Shipping Note: This item usually arrives at your doorstep in 10-15 days
Author: Shyam Bhatia
Publisher: Speaking Tiger
ISBN/UPC (if available): 9789385755538
War reporters tend to have shorter lives than many others in the same profession of journalism, simply because they are exposed to more day-to-day risks in remote parts of the world where timely help is a prized commodity.
Shyam Bhatia is one of the lucky few who has lived to recall and recount unique survival stories, including his eyewitness experience of a mini massacre on the Kabul to Kandahar highway, followed by his own detention, torture and daily threats of execution by the mujahidin.
The Afghan experience was followed by an equally chilling episode in southern Sudan where Bhatia’s media convoy drove over a carefully concealed landmine, resulting in one colleague’s death and injuries to several others. In the ensuing chaos Bhatia and his friends cradled their dying friend and recited what they remembered of the last rites following his passing.
Just as gripping is his account of uncovering mass murders in Delhi, breaking the story of the Israeli-Egyptian peace treaty, as well as his encounter with the besieged Marsh Arabs of Iraq that won him the Foreign Journalist of the Year award.
In a lighter vein Bhatia also talks about his first major interview with the late Yasser Arafat and how he secured more long-term access to the Palestinian President by capitalizing upon his passion for honey.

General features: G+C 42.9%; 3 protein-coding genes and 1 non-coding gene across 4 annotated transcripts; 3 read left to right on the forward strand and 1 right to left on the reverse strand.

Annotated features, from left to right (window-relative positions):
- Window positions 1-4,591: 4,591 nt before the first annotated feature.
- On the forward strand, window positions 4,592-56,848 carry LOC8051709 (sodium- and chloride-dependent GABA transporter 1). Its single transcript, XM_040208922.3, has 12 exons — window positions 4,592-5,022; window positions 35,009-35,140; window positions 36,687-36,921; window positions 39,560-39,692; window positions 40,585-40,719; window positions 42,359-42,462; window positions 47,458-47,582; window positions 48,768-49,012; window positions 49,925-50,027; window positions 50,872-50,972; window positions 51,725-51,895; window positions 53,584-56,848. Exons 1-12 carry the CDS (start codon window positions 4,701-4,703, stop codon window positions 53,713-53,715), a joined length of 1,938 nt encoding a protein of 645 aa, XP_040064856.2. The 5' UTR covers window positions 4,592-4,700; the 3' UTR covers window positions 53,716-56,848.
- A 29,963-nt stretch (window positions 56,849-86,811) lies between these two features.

As you read this first-hand account of life as a foreign correspondent, it becomes obvious that regardless of professional skill, luck or good fortune is all too often what makes the difference between life and death.
Funny, moving, revealing and heartwarming, Bullets and Bylines reads like a thriller that takes the reader behind the scenes to understand the stories behind the headlines.
‘The thirty-five men and women lying dead before me were each shot with a single bullet that made a muffled ‘pop’ as it passed through their heads. Only minutes earlier we were fellow passengers on the Kabul to Kandahar bus that was stopped near Ghazni by anti-Soviet mujahidin. True, I survived, but my Afghan co-travelers became victims of a mujahidin bloodlust that started in 1980 and would last for several decades.
In theory the US-backed mujahidin, forerunners of today’s Taliban, were licensed to kill only those construed as being pro-communist or pro-Soviet. In practice the mujahidin were trigger-happy, keen to settle scores, or simply eliminate anyone who annoyed them, such as their innocent victims on that freezing afternoon in 1980.
Those dead men and women committed the mistake of holding on to newly issued red identity cards. Since red was the color of communism, invoking memories of the Cold War slogan ‘Better dead than Red’, their fate was sealed. And each dead body seemed to drive temperatures even further below the minus 19 degrees that matched the cold of the Arctic Circle. It was the type of cold that I have never forgotten.
- From the chapter colder Than the Arctic Circle
‘A compellingly written book about the unknown world of the foreign correspondent…it takes the reader on a thrilling series of adventures from India to the shores of the Atlantic.’
== Kuldip Nayar, senior journalist and author of Beyond the Lines: An Autobiography
‘Shyam Bhatia leads us straight to the horror. His compelling and courageous reports hold a mirror to conflict in the Indian subcontinent and the Middle East. Running risks to tell the stories of those who endure warfare, he reflects that the price journalists pay is always danger.’
== Trevor Fishlock, Writer & former correspondent with The Daily Telegraph and The Times, London
1. Colder Than the Arctic Circle
2. Heroes of Peace
3. 149 Turbans
4. Nuclear Secrets
5. The Price of Truth
7. Dodging the Spooks
8. The Marsh Arabs
9. The Power of Honey
11. Paris by the Sea
13. Terror in the Holy Land
14. Golden Gun
15. Running on Empty